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Delphi - the centre of the world | by Visit Greece
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Delphi - the centre of the world

Delphi is one of the most impressive archaeological sites anywhere, and the ancient Greeks believed that it was the center of the world. Whoever visits Delphi is bewitched by its mysterious sacred character and feels the resonating presence of the ancient oracle.


Visitors should bear in mind that Delphi was the most important oracle in the classical Greek world. Kings and ordinary citizens, generals and politicians came to consult the oracle during the nine warmest months of each year.


Nowadays, even though “The carven hall is fallen in decay; Apollo hath no chapel left, no prophesying bay, no talking spring, the stream is dry that had so much to say”, many visitors still come to this amazing place. The grandest building at the site of the oracle is the Temple of Apollo, destroyed in 373 BC by an earthquake. The sacred precinct was arranged around the temple on different levels; the Sacred Way, a wide steep path, passes in front of the votive offerings (treasuries, statues, stoas and altars) dedicated to Apollo. The most prominent among these are the Treasury of the Siphnians and the re-constructed Treasury of the Athenians.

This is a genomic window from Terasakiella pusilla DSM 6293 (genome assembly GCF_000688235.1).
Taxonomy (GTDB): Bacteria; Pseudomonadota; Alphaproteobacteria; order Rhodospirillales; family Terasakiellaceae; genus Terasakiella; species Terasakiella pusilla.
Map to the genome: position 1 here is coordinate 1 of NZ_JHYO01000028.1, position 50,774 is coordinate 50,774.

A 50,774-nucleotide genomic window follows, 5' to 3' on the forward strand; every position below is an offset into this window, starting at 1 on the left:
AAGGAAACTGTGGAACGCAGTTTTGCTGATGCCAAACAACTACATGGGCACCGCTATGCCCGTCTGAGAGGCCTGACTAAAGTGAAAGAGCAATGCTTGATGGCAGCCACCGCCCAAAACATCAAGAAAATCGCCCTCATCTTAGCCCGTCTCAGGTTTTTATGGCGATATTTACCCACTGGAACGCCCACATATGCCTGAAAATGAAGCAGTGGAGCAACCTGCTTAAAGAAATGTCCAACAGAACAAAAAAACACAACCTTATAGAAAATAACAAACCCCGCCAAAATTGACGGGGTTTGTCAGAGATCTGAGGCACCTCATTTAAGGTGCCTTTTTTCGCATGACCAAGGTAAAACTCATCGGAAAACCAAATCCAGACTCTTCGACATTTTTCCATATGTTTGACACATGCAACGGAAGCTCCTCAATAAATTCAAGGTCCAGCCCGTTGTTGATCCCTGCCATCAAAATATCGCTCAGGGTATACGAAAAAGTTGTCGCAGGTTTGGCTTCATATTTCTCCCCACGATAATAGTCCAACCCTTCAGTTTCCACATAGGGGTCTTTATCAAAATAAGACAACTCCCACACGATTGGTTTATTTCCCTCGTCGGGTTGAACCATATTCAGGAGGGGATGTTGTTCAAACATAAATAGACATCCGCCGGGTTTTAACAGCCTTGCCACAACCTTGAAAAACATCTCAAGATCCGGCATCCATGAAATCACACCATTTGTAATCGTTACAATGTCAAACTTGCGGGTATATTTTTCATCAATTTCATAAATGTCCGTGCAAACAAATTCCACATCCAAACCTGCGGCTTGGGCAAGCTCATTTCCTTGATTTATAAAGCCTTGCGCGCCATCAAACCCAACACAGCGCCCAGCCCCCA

Take the path that leads to the Stadium in the highest part of the ancient site – the view is stunning. It is here that the Pythian Games were held every four years. The visit continues on to the Sanctuary of Athena Pronaia, where the enigmatic Tholos stood, a fine marble rotunda whose purpose remains unknown. A short distance away is the celebrated Castalian Fountain; in this spring, Pythia (the priestess) and all who arrived in Delphi for an oracle had to bathe in order to purify themselves.


The end of the visit to Delphi is best topped off by a visit to the archaeological museum, which displays some masterpieces of the art world. Especially rich in Classical sculpture, the museum contains the famous charioteer bearing on his head the victor’s fillet (ribbon).


Nevertheless, he shows no sign of anticipation or triumph to the thousands of visitors that keep coming to the museum.

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Taken on August 10, 2011